At Confucius Plaza, a 44-story apartment complex in Chinatown, hundreds of retirees flooded the polls on Tuesday after finishing their morning calisthenics in the courtyard. One resident showed up in the evening with her American passport, only to be gently informed that the deadline for registration had passed. Five people rushed in just before voting closed. In all, about half of the development’s 1,000 registered Democrats cast ballots.
Asian-American candidates won Democratic primaries in three City Council districts on Tuesday. AndJohn C. Liu, a Queens Democrat who was the first Asian-American to be elected to the Council, received the most votes for city comptroller, though not enough to reach the 40 percent needed to avoid a runoff.
All told, the developments amounted to something of a watershed moment for Asian New Yorkers — the city’s fastest-growing minority group, three-quarters of them foreign-born — and their involvement in municipal politics.
“It’s significant for the whole population to see all these Asian-Americans taking political roles for the first in public,” said Margaret M. Chin, a sociologist at Hunter College who studies Asian-American communities. “The West Coast broke this barrier close to two decades ago.”
Chinatown itself is likely to be represented by an Asian-American for the first time, with the victory of Margaret S. Chin (no relation to the sociologist), a community activist, over Councilman Alan J. Gerson, a two-term incumbent.
In Flushing, Queens, Yen S. Chou, a Chinese immigrant who owns a tutoring center, won a closely fought five-way primary, which included three other Asian-American candidates, for the nomination to replace Mr. Liu.
And in a traditionally conservative district in northeast Queens, Kevin D. Kim, an aide to Representative Gary L. Ackerman, won the primary for a seat being vacated by Councilman Tony Avella. Mr. Kim — who will face a Republican opponent, Dan Halloran, in November — would become the first Korean-American on the Council if he wins.
Of the 51 Council districts, 32 had primaries on Tuesday. Turnout in the three districts where Asian-Americans won was among the highest in the city: 17 to 18 percent, compared with a citywide average of 11 percent, according to the Board of Elections.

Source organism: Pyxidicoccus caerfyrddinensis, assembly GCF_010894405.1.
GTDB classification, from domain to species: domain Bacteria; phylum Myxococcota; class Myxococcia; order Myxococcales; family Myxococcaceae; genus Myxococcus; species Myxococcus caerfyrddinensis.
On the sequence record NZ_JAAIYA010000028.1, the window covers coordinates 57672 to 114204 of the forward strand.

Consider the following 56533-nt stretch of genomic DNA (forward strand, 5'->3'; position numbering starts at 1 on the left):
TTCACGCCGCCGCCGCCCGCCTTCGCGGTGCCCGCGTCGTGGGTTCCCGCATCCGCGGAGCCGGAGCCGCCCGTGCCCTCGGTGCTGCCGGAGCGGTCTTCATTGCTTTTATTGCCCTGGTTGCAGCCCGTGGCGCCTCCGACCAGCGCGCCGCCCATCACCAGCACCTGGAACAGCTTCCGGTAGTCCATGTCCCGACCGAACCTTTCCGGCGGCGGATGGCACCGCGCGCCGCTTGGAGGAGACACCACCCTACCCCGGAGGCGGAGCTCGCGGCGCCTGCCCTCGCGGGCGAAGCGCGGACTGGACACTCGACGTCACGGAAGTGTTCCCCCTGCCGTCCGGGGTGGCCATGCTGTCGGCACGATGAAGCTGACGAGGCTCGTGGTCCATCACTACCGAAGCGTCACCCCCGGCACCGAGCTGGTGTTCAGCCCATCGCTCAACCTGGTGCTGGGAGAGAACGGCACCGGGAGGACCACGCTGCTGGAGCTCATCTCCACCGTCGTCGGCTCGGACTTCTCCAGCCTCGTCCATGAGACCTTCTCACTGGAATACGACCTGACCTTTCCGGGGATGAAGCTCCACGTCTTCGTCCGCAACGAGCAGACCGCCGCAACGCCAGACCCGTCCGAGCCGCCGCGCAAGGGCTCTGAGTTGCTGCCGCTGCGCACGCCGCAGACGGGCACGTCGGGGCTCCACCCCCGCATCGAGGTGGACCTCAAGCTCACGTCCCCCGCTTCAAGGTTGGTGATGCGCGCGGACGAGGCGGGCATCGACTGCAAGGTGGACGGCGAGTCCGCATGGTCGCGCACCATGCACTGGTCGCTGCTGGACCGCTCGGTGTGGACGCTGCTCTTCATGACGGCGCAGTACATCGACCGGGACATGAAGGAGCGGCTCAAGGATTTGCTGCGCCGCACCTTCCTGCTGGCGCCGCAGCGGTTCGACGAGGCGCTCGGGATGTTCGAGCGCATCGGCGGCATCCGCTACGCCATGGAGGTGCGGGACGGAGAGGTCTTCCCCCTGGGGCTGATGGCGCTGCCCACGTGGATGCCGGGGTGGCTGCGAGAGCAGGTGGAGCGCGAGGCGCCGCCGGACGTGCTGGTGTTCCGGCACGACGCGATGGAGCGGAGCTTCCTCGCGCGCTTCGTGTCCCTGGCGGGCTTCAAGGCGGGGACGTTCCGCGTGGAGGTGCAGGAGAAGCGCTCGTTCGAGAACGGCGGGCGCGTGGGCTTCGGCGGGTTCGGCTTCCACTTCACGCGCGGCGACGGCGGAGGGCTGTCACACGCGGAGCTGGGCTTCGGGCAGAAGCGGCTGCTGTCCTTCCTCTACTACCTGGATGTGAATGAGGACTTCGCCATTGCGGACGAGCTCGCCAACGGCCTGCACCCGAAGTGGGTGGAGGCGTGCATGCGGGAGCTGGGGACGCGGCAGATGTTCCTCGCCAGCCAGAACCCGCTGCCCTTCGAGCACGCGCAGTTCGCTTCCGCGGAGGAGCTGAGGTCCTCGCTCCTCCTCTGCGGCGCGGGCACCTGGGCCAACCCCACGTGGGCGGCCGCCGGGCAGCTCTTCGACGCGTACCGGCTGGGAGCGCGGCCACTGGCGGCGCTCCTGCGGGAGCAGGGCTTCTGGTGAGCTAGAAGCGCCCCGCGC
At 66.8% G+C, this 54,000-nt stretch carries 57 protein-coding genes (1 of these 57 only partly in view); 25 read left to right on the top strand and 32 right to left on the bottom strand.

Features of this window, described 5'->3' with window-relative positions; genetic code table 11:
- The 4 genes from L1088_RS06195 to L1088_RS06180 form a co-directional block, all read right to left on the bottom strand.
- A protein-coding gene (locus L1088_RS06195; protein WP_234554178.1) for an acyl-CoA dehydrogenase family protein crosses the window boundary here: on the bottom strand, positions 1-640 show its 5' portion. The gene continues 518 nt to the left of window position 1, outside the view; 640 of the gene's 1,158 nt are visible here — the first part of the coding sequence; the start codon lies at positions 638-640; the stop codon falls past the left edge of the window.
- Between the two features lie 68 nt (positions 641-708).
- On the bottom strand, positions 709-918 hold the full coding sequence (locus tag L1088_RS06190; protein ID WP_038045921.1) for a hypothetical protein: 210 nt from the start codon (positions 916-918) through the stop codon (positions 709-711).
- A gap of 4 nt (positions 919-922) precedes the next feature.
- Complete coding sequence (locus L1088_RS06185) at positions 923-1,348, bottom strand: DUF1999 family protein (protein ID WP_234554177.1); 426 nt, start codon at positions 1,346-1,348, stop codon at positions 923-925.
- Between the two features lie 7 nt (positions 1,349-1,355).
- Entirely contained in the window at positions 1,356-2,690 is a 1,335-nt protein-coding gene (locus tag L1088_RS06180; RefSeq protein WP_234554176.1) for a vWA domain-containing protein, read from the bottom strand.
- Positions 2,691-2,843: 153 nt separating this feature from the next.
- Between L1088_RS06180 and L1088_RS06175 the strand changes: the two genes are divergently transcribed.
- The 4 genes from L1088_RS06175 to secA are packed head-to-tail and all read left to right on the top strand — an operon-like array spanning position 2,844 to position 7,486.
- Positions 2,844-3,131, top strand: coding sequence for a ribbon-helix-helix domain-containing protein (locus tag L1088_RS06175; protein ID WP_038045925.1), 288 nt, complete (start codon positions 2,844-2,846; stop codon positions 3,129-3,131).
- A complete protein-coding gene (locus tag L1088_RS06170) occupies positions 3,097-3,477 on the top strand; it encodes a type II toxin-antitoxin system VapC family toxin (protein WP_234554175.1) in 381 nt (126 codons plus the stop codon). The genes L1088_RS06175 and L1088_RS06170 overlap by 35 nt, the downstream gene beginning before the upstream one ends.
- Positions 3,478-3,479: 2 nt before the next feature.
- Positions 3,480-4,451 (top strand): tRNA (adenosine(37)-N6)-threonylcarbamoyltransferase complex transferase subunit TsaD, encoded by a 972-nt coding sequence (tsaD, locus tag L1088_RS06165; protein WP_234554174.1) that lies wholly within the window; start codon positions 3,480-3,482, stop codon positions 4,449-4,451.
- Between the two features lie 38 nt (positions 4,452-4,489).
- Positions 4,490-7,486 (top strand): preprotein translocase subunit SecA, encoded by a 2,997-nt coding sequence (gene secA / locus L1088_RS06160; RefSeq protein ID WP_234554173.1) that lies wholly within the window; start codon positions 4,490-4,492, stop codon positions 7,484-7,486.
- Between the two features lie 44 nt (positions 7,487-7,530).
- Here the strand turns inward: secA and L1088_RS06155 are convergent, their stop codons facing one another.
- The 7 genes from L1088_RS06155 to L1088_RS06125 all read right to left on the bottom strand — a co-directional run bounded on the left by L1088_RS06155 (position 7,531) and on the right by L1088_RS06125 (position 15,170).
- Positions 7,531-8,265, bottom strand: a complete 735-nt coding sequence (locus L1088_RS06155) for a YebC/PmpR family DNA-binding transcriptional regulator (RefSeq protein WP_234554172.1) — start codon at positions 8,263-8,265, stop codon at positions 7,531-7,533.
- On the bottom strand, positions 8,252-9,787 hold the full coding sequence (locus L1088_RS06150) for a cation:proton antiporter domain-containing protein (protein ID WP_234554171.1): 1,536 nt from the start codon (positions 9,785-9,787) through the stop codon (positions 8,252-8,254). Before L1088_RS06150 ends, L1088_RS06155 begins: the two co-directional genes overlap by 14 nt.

“The one constituency who had a reason to turn out and turned out in large numbers were Asian-American voters,” said Evan Stavisky, a Democratic consultant who worked on Mr. Liu’s campaign in 2001 and Ms. Chin’s campaign this year.
The coattails worked in two directions, observers said. Mr. Liu, who came from Taiwan to America with his family when he was a child, helped bring Asian-Americans citywide to the polls, while the get-out-the-vote operations of local Asian candidates fueled support for his comptroller race.
These Asian-American primary victors, all of whom are immigrants, reflect changes in New York City government over the past two decades.
In 1991, the City Council expanded to 51 seats from 35 as part of an effort to bring more diversity to its membership. A 1993 referendum established a limit of two consecutive four-year terms for office-holders — even though Mayor Michael R. Bloomberg and the Council modified those limits last year to allow a third term. When term limits took effect in 2001, they helped to usher in newcomers like Mr. Liu, and they have since given prospective candidates time to prepare for their races.
“To me, it’s just timing, it’s so perfect,” said Ms. Chou, who announced she was running in January after Mr. Liu confirmed that he would not seek a third term, so he could run for comptroller.
Underlying the candidates’ successes was the fund-raising muscle of the Asian community, both locally and nationwide.
Of Council candidates this cycle, Ms. Chou and Mr. Kim were among the top five fund-raisers, and they were also among only four Council candidates to opt out of the public financing system.
Ms. Chou raised $320,551, much of it from Chinese-American donors in the region. In contrast, much of the $288,756 that Mr. Kim raised came from Korean-American contributors in New Jersey and California.
Ms. Chin — who had also run in 1991, 1993 and 2001 — had more modest fund-raising, but she benefited this time around because of voter anger against Mr. Gerson’s support for the term limits change.
Unlike in 2001, when she and two other Chinese-American candidates split the vote, this time Ms. Chin was the only such candidate in a district where Asians are about 40 percent of the population, though they accounted for only 18 percent of Democratic voters, Mr. Stavisky said. .
“Chinatown has been around for over 150 years,” she said. “For the first time it’s a Chinese-American representing the area.” (Ms. Chin faces a nominal Republican opponent.)
Many give credit to Mr. Liu for being a pioneer. Since being elected, Mr. Liu has donned — some might say grabbed — the mantle of being the city’s sole Asian elected official, and has worked for the families of slain Chinese deliverymen and Korean grocers, while using his chairmanship of the Transportation Committee and his close ties to black politicians to broaden his appeal.
While Asian-Americans are estimated to make up 12 percent of the city’s population — they had about half that share two decades ago — many are not citizens or have limited engagement with politics.
A victory in the runoff could presage greater visibility for Mr. Liu, he said: “It’s not just, ‘Are we making history in 2009?’ Is there a possibility for greater heights that can be raised for the Asian-American community in 2013?”